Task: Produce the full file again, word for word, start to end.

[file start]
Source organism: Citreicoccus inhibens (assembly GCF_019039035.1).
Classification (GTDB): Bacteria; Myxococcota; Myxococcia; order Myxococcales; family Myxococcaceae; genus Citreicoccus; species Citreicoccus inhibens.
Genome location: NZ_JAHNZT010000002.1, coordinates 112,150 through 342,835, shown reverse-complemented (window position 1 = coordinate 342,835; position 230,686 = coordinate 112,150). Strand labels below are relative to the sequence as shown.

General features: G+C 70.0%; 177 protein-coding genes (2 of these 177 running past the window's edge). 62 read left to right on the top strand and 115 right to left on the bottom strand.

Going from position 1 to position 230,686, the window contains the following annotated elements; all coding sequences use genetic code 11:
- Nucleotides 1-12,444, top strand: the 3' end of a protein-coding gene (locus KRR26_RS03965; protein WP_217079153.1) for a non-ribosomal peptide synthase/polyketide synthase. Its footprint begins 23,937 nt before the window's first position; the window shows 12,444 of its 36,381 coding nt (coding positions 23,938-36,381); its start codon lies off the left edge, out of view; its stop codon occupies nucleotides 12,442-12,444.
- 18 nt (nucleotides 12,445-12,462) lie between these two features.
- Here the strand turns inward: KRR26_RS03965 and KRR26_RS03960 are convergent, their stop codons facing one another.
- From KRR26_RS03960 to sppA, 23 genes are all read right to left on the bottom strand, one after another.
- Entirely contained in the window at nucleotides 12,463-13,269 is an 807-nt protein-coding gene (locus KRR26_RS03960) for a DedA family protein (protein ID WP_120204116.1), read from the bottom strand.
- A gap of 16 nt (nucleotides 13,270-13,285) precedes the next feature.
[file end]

Source organism: Citreicoccus inhibens (assembly GCF_019039035.1).
Classification (GTDB): Bacteria; Myxococcota; Myxococcia; order Myxococcales; family Myxococcaceae; genus Citreicoccus; species Citreicoccus inhibens.
Genome location: NZ_JAHNZT010000002.1, coordinates 112,150 through 342,835, shown reverse-complemented (window position 1 = coordinate 342,835; position 230,686 = coordinate 112,150). Strand labels below are relative to the sequence as shown.

General features: G+C 70.0%; 177 protein-coding genes (2 of these 177 running past the window's edge). 62 read left to right on the top strand and 115 right to left on the bottom strand.

Going from position 1 to position 230,686, the window contains the following annotated elements; all coding sequences use genetic code 11:
- Nucleotides 1-12,444, top strand: the 3' end of a protein-coding gene (locus KRR26_RS03965; protein WP_217079153.1) for a non-ribosomal peptide synthase/polyketide synthase. Its footprint begins 23,937 nt before the window's first position; the window shows 12,444 of its 36,381 coding nt (coding positions 23,938-36,381); its start codon lies off the left edge, out of view; its stop codon occupies nucleotides 12,442-12,444.
- 18 nt (nucleotides 12,445-12,462) lie between these two features.
- Here the strand turns inward: KRR26_RS03965 and KRR26_RS03960 are convergent, their stop codons facing one another.
- From KRR26_RS03960 to sppA, 23 genes are all read right to left on the bottom strand, one after another.
- Entirely contained in the window at nucleotides 12,463-13,269 is an 807-nt protein-coding gene (locus KRR26_RS03960) for a DedA family protein (protein ID WP_120204116.1), read from the bottom strand.
- A gap of 16 nt (nucleotides 13,270-13,285) precedes the next feature.